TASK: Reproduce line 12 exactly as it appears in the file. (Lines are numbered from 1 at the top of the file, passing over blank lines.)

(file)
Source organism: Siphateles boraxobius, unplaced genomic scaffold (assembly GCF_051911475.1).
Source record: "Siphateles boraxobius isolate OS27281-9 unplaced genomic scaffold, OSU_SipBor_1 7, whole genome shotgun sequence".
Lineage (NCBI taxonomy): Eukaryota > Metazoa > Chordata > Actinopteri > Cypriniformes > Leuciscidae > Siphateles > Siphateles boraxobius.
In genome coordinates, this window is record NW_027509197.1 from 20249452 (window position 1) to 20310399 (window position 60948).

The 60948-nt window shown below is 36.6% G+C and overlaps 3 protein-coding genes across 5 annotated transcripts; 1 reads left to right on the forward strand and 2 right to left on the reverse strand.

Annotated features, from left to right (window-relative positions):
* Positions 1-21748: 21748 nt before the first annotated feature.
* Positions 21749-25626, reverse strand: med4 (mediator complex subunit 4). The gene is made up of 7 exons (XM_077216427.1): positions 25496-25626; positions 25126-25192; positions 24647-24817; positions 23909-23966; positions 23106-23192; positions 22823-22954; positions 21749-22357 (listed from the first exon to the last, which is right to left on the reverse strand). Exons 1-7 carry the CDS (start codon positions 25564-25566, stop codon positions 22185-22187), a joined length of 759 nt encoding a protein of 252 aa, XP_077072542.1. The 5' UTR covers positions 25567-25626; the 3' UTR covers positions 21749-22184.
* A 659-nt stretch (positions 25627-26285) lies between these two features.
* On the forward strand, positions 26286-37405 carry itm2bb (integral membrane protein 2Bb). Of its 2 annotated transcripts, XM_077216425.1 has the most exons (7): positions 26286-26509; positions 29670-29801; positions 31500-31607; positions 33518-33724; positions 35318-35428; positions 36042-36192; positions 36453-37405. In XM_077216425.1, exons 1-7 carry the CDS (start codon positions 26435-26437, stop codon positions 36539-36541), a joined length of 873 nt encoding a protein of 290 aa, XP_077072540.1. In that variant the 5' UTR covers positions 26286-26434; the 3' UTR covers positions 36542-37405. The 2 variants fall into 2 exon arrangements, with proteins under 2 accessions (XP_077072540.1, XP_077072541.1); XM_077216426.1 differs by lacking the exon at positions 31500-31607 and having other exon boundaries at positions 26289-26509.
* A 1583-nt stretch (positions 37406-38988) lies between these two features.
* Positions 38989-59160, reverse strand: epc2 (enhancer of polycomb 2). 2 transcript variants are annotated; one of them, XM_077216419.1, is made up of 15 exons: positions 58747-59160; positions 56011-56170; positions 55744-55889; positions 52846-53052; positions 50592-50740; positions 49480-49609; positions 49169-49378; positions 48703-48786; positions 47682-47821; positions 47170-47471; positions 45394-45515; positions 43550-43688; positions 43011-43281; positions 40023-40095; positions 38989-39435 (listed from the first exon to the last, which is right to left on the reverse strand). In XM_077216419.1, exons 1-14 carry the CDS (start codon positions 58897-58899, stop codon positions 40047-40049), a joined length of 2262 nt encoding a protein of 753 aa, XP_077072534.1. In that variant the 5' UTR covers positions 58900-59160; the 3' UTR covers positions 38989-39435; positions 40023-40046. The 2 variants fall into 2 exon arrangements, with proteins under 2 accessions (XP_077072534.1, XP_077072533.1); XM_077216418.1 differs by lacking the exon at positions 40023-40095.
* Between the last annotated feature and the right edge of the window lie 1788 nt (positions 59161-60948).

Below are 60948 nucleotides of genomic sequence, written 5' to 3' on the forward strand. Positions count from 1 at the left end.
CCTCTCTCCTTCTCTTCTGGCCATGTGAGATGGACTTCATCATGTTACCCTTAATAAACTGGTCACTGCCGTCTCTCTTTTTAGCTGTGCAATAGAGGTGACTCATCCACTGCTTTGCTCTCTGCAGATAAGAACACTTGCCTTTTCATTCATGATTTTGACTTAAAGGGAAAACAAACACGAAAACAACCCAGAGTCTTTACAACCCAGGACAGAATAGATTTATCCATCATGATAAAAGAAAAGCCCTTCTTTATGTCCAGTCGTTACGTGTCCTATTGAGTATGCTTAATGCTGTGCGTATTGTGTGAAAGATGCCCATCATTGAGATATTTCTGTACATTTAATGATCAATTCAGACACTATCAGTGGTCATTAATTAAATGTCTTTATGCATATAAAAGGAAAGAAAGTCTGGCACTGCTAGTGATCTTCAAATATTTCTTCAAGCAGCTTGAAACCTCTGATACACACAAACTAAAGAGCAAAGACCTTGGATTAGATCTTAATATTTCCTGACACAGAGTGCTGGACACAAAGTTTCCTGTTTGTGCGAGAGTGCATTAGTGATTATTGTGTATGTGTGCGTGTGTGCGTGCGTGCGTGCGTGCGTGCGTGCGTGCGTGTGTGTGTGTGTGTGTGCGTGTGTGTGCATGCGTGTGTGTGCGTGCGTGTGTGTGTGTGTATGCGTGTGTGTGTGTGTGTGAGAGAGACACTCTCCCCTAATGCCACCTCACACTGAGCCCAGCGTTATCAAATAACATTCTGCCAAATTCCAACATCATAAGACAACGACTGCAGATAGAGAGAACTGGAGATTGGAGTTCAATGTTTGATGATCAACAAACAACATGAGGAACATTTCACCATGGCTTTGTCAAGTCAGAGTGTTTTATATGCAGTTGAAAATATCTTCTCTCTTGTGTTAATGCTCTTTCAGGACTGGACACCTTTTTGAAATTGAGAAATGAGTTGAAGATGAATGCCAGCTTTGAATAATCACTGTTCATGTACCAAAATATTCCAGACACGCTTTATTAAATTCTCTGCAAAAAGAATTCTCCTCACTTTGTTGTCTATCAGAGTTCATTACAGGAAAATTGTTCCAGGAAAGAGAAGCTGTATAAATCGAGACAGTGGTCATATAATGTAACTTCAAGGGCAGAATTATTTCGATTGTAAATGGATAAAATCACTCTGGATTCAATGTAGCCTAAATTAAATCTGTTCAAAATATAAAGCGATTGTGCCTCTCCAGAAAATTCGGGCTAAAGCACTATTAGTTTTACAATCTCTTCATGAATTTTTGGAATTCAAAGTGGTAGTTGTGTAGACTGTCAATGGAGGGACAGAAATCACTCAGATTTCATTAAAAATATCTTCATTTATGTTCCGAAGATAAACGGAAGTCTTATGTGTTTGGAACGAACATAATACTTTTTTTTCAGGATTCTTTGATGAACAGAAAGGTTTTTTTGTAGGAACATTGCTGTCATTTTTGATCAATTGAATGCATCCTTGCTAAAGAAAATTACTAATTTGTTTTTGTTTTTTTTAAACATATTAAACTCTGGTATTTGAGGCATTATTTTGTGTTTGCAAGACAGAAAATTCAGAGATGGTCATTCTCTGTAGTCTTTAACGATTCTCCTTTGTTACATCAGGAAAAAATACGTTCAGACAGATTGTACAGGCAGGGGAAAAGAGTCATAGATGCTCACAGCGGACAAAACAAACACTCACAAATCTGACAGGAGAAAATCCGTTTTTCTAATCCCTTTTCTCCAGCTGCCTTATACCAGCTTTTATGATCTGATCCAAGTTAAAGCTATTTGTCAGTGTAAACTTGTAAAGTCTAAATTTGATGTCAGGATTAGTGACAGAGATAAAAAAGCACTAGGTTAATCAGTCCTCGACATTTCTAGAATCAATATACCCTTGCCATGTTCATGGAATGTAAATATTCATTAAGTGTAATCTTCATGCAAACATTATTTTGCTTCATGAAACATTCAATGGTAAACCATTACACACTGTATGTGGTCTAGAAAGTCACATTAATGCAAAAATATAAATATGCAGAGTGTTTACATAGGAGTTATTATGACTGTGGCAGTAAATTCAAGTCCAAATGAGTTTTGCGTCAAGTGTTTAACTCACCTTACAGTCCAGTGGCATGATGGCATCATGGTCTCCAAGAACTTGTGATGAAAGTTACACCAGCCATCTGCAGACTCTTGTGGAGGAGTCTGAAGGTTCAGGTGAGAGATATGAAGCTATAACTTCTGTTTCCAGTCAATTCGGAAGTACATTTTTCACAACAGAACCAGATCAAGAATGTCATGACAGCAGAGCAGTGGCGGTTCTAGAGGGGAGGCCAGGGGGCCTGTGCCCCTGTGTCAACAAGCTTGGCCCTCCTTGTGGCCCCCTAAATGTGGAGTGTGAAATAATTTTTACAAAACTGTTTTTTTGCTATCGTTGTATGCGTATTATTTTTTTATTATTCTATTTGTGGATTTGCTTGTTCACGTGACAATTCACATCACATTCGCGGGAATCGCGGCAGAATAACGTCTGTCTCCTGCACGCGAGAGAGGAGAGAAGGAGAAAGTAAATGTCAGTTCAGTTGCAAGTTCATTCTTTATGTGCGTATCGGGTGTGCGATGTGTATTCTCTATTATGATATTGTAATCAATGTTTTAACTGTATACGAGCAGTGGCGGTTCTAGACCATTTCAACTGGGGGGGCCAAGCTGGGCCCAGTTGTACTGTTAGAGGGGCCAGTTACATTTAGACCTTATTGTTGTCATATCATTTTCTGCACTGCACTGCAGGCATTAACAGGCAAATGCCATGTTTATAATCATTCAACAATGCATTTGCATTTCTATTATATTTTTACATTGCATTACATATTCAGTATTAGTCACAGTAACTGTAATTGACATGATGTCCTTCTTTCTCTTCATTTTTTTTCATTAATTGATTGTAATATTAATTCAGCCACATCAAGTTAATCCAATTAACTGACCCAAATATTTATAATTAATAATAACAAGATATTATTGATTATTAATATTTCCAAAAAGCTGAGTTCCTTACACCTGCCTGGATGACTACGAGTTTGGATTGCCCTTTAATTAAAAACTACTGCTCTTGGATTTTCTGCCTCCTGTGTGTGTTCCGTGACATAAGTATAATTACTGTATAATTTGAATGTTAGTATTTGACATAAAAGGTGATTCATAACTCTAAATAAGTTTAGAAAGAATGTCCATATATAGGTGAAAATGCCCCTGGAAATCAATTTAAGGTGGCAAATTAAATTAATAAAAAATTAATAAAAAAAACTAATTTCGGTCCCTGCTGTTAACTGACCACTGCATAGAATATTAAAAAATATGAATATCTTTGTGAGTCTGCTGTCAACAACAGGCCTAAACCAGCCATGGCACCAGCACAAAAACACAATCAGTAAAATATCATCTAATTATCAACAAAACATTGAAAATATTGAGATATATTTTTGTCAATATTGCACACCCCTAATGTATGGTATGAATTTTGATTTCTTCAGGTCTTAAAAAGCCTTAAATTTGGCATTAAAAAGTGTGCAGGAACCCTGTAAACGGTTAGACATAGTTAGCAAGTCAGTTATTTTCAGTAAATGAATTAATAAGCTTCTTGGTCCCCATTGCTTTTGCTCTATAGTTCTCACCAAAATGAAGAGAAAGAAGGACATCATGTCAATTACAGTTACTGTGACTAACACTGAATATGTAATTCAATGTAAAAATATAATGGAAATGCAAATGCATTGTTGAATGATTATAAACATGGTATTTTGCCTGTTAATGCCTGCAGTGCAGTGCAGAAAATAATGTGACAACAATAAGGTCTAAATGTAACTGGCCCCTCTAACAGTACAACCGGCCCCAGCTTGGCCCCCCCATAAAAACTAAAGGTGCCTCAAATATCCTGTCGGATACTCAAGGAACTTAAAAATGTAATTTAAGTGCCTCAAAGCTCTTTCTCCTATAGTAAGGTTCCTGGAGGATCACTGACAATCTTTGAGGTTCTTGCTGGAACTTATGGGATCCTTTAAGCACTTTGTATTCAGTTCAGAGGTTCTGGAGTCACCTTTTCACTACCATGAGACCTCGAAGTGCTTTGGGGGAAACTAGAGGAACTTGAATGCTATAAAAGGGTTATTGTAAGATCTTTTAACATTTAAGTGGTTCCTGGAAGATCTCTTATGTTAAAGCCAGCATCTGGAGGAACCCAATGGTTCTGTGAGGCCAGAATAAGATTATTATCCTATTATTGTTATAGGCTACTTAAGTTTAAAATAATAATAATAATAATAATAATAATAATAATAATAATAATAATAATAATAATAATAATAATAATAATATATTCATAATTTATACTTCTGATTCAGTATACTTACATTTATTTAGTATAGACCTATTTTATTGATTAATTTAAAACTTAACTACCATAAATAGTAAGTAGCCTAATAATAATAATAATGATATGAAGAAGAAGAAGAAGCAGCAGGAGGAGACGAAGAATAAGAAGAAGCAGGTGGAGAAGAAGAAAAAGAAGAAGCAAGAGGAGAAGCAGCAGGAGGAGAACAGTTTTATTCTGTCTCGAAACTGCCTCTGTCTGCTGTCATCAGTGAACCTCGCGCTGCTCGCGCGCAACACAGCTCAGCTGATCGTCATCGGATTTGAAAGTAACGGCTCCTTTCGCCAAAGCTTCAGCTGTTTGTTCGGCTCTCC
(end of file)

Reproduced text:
* Positions 38989-59160, reverse strand: epc2 (enhancer of polycomb 2). 2 transcript variants are annotated; one of them, XM_077216419.1, is made up of 15 exons: positions 58747-59160; positions 56011-56170; positions 55744-55889; positions 52846-53052; positions 50592-50740; positions 49480-49609; positions 49169-49378; positions 48703-48786; positions 47682-47821; positions 47170-47471; positions 45394-45515; positions 43550-43688; positions 43011-43281; positions 40023-40095; positions 38989-39435 (listed from the first exon to the last, which is right to left on the reverse strand). In XM_077216419.1, exons 1-14 carry the CDS (start codon positions 58897-58899, stop codon positions 40047-40049), a joined length of 2262 nt encoding a protein of 753 aa, XP_077072534.1. In that variant the 5' UTR covers positions 58900-59160; the 3' UTR covers positions 38989-39435; positions 40023-40046. The 2 variants fall into 2 exon arrangements, with proteins under 2 accessions (XP_077072534.1, XP_077072533.1); XM_077216418.1 differs by lacking the exon at positions 40023-40095.